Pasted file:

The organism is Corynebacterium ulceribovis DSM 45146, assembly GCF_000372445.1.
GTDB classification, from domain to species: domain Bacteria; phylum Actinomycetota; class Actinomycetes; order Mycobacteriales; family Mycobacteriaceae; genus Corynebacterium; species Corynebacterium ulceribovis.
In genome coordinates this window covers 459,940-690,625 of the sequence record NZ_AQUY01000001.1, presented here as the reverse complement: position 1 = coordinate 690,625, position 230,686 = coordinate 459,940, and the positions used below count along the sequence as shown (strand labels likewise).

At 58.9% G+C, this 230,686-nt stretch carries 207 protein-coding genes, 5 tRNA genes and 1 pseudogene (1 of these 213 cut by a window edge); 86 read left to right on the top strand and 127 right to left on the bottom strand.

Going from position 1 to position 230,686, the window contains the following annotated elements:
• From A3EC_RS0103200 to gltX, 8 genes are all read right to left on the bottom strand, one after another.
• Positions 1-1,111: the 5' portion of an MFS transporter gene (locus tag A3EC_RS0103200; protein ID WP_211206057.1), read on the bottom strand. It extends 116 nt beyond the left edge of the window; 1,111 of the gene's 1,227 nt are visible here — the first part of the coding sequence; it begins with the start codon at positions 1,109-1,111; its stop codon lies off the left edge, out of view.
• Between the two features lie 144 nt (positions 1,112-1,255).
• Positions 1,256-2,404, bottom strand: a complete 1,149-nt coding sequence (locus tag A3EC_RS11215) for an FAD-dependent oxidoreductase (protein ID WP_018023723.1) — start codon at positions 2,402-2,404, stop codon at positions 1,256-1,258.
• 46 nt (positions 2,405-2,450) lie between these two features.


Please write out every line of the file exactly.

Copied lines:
The organism is Corynebacterium ulceribovis DSM 45146, assembly GCF_000372445.1.
GTDB classification, from domain to species: domain Bacteria; phylum Actinomycetota; class Actinomycetes; order Mycobacteriales; family Mycobacteriaceae; genus Corynebacterium; species Corynebacterium ulceribovis.
In genome coordinates this window covers 459,940-690,625 of the sequence record NZ_AQUY01000001.1, presented here as the reverse complement: position 1 = coordinate 690,625, position 230,686 = coordinate 459,940, and the positions used below count along the sequence as shown (strand labels likewise).

At 58.9% G+C, this 230,686-nt stretch carries 207 protein-coding genes, 5 tRNA genes and 1 pseudogene (1 of these 213 cut by a window edge); 86 read left to right on the top strand and 127 right to left on the bottom strand.

Going from position 1 to position 230,686, the window contains the following annotated elements:
• From A3EC_RS0103200 to gltX, 8 genes are all read right to left on the bottom strand, one after another.
• Positions 1-1,111: the 5' portion of an MFS transporter gene (locus tag A3EC_RS0103200; protein ID WP_211206057.1), read on the bottom strand. It extends 116 nt beyond the left edge of the window; 1,111 of the gene's 1,227 nt are visible here — the first part of the coding sequence; it begins with the start codon at positions 1,109-1,111; its stop codon lies off the left edge, out of view.
• Between the two features lie 144 nt (positions 1,112-1,255).
• Positions 1,256-2,404, bottom strand: a complete 1,149-nt coding sequence (locus tag A3EC_RS11215) for an FAD-dependent oxidoreductase (protein ID WP_018023723.1) — start codon at positions 2,402-2,404, stop codon at positions 1,256-1,258.
• 46 nt (positions 2,405-2,450) lie between these two features.